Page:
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Hallowell v. Blue Haven Pools National, Inc.

2005 WL 2648870 (N.J. Super. App. Div. 2005) (Unpublished)

CONTRACTS; FORUM SELECTION; CONSUMER FRAUD — Forum selection clauses are presumptively valid and won’t be set aside unless there was fraud or overweening power, enforcement would violate public policy, or enforcement would seriously inconvenience the parties, and it doesn’t matter if a violation of New Jersey’s Consumer Fraud Act needs to be resolved by the out-of-state forum.

A woman entered into a contract with a pool company to construct an in-ground pool at her home. The company began the construction work, but never completed it despite having been paid by the woman in full. The homeowner sued the pool company and its three principals in federal court. Her complaint was dismissed for lack of diversity. The woman then filed an action against the company and its principals in New Jersey Superior Court asserting breach of contract and violation of the New Jersey Consumer Fraud Act (CFA). The company and two of its principals moved to dismiss the complaint for lack of jurisdiction. The lower court ruled that it lacked jurisdiction over the matter because the contract between the parties contained a forum selection clause which required all disputes to be resolved in Pennsylvania. It further ruled that the homeowner failed to show that the pool company’s principals had sufficient activities or contacts with New Jersey to warrant the court exercising personal jurisdiction over them. The woman appealed, asserting that the forum selection clause of the contract was ambiguous and therefore unenforceable.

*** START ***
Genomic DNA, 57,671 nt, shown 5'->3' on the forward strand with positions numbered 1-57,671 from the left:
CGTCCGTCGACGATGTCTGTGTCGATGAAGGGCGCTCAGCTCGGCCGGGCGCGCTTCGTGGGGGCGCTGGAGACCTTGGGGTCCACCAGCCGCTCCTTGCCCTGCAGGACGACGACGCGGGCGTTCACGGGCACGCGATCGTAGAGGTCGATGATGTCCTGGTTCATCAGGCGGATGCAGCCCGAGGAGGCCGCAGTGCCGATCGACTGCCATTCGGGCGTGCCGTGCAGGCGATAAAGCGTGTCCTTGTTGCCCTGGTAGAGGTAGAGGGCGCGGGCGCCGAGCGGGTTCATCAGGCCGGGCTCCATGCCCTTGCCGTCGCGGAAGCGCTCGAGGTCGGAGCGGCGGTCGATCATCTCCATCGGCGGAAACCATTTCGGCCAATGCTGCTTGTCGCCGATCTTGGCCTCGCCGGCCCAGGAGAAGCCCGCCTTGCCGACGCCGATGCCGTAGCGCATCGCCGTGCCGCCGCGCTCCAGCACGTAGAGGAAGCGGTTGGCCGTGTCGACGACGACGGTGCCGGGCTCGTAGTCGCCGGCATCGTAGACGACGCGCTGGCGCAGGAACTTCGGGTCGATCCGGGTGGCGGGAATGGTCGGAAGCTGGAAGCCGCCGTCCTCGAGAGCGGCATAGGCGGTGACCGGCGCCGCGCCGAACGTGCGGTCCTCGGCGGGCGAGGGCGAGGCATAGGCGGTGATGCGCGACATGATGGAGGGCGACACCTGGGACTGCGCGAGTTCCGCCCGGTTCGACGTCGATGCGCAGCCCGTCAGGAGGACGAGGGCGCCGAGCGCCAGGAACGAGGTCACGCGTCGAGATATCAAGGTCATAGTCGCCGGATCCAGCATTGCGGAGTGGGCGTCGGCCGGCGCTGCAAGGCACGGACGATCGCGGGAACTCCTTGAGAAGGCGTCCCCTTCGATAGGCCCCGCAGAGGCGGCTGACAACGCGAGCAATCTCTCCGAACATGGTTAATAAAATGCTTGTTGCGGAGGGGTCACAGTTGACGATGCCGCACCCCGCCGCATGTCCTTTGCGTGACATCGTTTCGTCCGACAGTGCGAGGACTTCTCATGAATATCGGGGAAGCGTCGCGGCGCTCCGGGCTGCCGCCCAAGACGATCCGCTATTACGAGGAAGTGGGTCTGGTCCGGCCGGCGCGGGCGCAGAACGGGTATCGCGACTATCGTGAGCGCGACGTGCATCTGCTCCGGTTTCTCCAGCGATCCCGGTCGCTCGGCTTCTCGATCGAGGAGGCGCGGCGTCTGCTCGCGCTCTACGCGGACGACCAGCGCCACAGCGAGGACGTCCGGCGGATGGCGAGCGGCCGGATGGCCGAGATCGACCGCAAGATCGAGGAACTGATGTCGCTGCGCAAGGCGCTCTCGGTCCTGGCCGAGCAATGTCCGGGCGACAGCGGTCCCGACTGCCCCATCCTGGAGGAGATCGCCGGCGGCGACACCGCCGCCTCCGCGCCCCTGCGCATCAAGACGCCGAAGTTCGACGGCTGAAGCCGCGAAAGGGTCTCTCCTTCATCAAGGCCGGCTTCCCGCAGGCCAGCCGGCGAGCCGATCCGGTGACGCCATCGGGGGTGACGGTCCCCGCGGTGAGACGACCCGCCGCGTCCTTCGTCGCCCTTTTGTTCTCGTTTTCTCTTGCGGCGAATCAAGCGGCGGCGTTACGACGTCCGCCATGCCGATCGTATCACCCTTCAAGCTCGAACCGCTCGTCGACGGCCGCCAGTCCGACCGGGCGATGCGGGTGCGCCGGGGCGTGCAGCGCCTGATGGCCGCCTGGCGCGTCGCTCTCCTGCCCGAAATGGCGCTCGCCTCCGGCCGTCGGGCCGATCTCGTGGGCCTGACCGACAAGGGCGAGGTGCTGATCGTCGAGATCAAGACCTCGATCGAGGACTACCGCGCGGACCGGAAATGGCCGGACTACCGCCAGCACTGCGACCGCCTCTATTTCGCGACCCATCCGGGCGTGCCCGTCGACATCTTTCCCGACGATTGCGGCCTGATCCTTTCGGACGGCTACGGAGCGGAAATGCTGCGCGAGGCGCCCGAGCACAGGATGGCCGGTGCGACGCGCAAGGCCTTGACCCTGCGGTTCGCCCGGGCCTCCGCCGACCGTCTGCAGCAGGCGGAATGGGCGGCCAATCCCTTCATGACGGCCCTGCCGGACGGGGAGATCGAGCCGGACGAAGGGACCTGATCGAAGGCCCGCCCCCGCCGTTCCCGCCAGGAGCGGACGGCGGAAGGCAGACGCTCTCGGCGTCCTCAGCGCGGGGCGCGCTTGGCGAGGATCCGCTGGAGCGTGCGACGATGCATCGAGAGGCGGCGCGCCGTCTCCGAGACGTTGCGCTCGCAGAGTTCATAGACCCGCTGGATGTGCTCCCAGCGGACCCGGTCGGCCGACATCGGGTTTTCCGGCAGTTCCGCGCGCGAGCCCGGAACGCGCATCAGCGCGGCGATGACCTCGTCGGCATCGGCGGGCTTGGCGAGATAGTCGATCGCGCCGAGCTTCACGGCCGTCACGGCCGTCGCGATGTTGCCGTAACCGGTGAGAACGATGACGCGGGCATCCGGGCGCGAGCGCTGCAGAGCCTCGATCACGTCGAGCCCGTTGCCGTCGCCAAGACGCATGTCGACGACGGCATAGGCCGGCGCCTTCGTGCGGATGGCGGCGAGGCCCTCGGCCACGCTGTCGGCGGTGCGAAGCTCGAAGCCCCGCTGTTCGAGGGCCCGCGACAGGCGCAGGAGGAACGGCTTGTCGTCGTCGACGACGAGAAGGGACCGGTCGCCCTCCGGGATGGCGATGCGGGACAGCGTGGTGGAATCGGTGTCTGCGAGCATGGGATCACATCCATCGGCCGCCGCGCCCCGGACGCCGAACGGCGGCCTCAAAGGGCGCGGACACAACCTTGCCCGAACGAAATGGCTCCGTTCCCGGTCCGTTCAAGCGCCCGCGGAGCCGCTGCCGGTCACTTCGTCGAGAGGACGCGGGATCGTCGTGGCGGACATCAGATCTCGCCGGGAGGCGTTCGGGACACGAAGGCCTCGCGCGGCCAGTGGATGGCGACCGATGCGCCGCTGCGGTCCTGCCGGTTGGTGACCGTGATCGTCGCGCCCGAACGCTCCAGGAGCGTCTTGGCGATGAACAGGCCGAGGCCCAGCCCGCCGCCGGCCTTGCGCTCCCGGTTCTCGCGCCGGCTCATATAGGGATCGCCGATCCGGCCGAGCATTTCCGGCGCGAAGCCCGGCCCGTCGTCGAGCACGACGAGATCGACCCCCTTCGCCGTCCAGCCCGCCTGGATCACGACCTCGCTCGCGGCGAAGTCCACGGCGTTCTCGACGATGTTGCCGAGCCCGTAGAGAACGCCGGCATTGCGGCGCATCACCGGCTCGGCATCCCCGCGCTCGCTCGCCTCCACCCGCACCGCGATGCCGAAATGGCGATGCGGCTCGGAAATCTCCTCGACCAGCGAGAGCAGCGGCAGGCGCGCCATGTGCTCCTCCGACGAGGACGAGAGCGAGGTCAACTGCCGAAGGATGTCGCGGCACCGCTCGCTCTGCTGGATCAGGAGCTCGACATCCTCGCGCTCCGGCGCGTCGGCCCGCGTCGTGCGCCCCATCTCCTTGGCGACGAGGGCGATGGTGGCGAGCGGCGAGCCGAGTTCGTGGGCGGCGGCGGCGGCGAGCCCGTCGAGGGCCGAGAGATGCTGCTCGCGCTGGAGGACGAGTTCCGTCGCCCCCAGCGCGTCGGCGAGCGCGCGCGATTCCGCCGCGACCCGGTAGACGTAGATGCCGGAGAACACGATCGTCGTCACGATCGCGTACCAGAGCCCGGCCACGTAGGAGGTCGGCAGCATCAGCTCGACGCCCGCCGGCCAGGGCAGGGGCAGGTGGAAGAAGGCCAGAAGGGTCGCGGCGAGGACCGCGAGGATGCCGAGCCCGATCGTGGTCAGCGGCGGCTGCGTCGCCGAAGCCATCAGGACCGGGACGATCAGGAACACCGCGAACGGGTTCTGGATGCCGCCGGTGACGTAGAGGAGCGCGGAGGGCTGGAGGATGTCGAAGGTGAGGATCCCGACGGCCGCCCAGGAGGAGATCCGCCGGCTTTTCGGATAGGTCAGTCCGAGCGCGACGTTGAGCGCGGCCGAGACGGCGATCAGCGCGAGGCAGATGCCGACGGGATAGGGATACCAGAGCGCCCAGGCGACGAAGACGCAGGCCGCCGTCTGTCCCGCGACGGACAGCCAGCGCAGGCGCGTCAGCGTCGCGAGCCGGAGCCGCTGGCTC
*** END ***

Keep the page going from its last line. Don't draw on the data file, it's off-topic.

The Appellate Division affirmed the lower court’s determination. The contract’s forum selection provision mandated that all disputes arising under the contract be resolved by arbitration or through the court system in Pennsylvania. The Court expressed some concern over enforcing the provision in light of the woman’s CFA claim, but ultimately decided to enforce it based on state public policy regarding forum selection clauses. In New Jersey, forum selection provisions are prima facie valid and enforceable unless one of the following factors is present: 1) the clause is a result of fraud or overweening bargaining power; 2) enforcing the clause would violate public policy; or 3) enforcing the clause would seriously inconvenience the parties. The party opposing the provision has the burden of proving that one of the above factors is present. Here, the Court refrained from invalidating the clause because the homeowner failed to demonstrate that any of the foregoing factors was present. With respect to the first factor, the Court found that although the pool company had the stronger bargaining position at the time the contract was formed, there was no evidence that it was overweening. It also found that the clause did not violate state public policy. Lastly, it found that the homeowner failed to show that holding the trial in Pennsylvania would severely inconvenience her or the other parties. It also held that a Pennsylvania court could decide Consumer Fraud Act issues. For those reasons, the Court held that the forum selection clause was enforceable.

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